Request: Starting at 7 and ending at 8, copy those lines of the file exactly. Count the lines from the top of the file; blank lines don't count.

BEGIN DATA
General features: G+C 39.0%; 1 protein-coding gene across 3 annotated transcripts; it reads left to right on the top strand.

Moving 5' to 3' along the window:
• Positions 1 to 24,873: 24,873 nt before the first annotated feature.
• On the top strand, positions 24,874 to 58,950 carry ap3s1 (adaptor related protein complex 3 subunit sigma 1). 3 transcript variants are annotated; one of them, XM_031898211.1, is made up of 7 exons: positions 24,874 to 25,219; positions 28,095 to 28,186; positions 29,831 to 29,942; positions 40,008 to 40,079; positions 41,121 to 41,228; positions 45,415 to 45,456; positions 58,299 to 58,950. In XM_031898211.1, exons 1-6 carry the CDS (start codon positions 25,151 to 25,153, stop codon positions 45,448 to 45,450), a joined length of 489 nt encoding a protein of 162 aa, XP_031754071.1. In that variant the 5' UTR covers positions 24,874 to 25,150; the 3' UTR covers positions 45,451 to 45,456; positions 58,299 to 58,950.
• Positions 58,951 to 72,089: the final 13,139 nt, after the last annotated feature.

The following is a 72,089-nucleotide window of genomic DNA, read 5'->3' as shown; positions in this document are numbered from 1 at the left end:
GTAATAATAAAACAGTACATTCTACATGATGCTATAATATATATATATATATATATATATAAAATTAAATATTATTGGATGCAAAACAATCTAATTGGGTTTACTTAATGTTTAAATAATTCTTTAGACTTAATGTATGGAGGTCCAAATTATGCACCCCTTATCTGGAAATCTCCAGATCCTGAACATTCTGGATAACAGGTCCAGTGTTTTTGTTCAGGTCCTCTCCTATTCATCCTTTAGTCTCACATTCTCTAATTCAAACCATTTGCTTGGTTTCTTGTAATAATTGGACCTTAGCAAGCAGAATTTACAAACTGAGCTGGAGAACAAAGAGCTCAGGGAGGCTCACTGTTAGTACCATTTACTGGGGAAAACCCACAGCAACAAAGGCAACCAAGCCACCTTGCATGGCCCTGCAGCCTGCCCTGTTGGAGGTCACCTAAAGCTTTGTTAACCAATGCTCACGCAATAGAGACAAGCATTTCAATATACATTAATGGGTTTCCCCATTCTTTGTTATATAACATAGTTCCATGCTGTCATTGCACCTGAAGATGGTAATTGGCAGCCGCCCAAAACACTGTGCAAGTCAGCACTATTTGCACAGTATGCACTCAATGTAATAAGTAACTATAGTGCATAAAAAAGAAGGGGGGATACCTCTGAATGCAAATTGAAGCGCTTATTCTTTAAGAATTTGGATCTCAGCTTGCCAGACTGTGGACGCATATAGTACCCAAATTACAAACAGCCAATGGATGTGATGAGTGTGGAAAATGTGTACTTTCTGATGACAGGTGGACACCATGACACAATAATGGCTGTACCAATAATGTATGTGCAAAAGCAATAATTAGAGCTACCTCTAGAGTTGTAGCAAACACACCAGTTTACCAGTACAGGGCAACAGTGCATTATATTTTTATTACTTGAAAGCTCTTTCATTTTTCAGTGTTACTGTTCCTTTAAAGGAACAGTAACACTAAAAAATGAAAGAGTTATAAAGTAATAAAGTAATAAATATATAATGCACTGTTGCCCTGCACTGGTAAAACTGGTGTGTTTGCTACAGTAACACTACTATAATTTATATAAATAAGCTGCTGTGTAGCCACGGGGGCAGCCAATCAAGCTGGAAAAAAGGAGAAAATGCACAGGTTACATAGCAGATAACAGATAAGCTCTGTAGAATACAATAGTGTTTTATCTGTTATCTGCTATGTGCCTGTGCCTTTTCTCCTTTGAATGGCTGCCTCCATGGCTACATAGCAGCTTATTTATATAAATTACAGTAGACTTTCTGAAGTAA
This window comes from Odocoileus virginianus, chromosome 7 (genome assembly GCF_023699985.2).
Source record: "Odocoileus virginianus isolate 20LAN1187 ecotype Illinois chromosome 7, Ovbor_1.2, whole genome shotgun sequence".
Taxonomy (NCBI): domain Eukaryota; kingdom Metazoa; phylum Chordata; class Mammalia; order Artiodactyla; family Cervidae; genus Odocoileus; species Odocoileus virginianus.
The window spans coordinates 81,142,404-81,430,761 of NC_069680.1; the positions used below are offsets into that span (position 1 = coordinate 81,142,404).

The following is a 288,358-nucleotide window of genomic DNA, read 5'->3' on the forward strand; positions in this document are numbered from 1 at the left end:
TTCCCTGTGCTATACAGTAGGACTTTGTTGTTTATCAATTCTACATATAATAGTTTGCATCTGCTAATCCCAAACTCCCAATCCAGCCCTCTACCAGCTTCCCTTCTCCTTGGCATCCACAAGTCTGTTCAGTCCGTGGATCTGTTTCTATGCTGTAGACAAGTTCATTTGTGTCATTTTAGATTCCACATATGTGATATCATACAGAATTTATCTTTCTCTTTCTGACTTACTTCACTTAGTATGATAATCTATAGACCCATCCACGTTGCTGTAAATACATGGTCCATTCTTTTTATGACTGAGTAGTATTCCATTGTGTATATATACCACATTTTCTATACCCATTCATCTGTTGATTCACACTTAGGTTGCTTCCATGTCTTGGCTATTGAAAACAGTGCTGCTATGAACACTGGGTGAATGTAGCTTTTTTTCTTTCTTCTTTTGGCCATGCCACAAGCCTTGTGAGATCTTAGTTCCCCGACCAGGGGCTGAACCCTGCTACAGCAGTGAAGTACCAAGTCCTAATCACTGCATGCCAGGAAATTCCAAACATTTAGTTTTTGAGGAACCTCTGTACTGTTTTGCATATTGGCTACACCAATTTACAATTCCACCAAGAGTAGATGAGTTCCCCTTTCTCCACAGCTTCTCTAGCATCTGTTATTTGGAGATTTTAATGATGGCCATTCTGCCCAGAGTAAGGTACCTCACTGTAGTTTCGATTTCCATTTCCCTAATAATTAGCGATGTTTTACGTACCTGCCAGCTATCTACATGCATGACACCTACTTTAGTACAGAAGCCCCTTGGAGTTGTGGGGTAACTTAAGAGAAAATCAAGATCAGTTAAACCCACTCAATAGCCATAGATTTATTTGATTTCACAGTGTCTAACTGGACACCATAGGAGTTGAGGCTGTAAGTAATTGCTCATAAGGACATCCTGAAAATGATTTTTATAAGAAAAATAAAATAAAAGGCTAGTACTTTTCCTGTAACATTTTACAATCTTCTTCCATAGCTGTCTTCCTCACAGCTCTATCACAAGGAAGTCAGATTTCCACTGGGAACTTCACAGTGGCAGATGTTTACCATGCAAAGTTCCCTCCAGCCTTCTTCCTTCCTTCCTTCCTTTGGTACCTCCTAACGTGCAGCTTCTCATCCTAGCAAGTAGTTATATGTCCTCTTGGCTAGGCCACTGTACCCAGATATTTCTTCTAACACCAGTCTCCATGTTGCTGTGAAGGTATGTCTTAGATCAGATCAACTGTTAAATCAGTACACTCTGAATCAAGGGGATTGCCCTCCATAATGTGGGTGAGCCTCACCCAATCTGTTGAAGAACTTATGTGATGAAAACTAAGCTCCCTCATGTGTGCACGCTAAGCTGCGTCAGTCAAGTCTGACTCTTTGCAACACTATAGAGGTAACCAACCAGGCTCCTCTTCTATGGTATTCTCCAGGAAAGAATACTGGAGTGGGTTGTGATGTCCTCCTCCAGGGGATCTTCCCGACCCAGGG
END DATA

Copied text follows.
GTAATAATAAAACAGTACATTCTACATGATGCTATAATATATATATATATATATATATATAAAATTAAATATTATTGGATGCAAAACAATCTAATTGGGTTTACTTAATGTTTAAATAATTCTTTAGACTTAATGTATGGAGGTCCAAATTATGCACCCCTTATCTGGAAATCTCCAGATCCTGAACATTCTGGATAACAGGTCCAGTGTTTTTGTTCAGGTCCTCTCCTATTCATCCTTTAGTCTCACATTCTCTAATTCAAACCATTTGCTTGGTTTCTTGTAATAATTGGACCTTAGCAAGCAGAATTTACAAACTGAGCTGGAGAACAAAGAGCTCAGGGAGGCTCACTGTTAGTACCATTTACTGGGGAAAACCCACAGCAACAAAGGCAACCAAGCCACCTTGCATGGCCCTGCAGCCTGCCCTGTTGGAGGTCACCTAAAGCTTTGTTAACCAATGCTCACGCAATAGAGACAAGCATTTCAATATACATTAATGGGTTTCCCCATTCTTTGTTATATAACATAGTTCCATGCTGTCATTGCACCTGAAGATGGTAATTGGCAGCCGCCCAAAACACTGTGCAAGTCAGCACTATTTGCACAGTATGCACTCAATGTAATAAGTAACTATAGTGCATAAAAAAGAAGGGGGGATACCTCTGAATGCAAATTGAAGCGCTTATTCTTTAAGAATTTGGATCTCAGCTTGCCAGACTGTGGACGCATATAGTACCCAAATTACAAACAGCCAATGGATGTGATGAGTGTGGAAAATGTGTACTTTCTGATGACAGGTGGACACCATGACACAATAATGGCTGTACCAATAATGTATGTGCAAAAGCAATAATTAGAGCTACCTCTAGAGTTGTAGCAAACACACCAGTTTACCAGTACAGGGCAACAGTGCATTATATTTTTATTACTTGAAAGCTCTTTCATTTTTCAGTGTTACTGTTCCTTTAAAGGAACAGTAACACTAAAAAATGAAAGAGTTATAAAGTAATAAAGTAATAAATATATAATGCACTGTTGCCCTGCACTGGTAAAACTGGTGTGTTTGCTACAGTAACACTACTATAATTTATATAAATAAGCTGCTGTGTAGCCACGGGGGCAGCCAATCAAGCTGGAAAAAAGGAGAAAATGCACAGGTTACATAGCAGATAACAGATAAGCTCTGTAGAATACAATAGTGTTTTATCTGTTATCTGCTATGTGCCTGTGCCTTTTCTCCTTTGAATGGCTGCCTCCATGGCTACATAGCAGCTTATTTATATAAATTACAGTAGACTTTCTGAAGTAA
This window comes from Odocoileus virginianus, chromosome 7 (genome assembly GCF_023699985.2).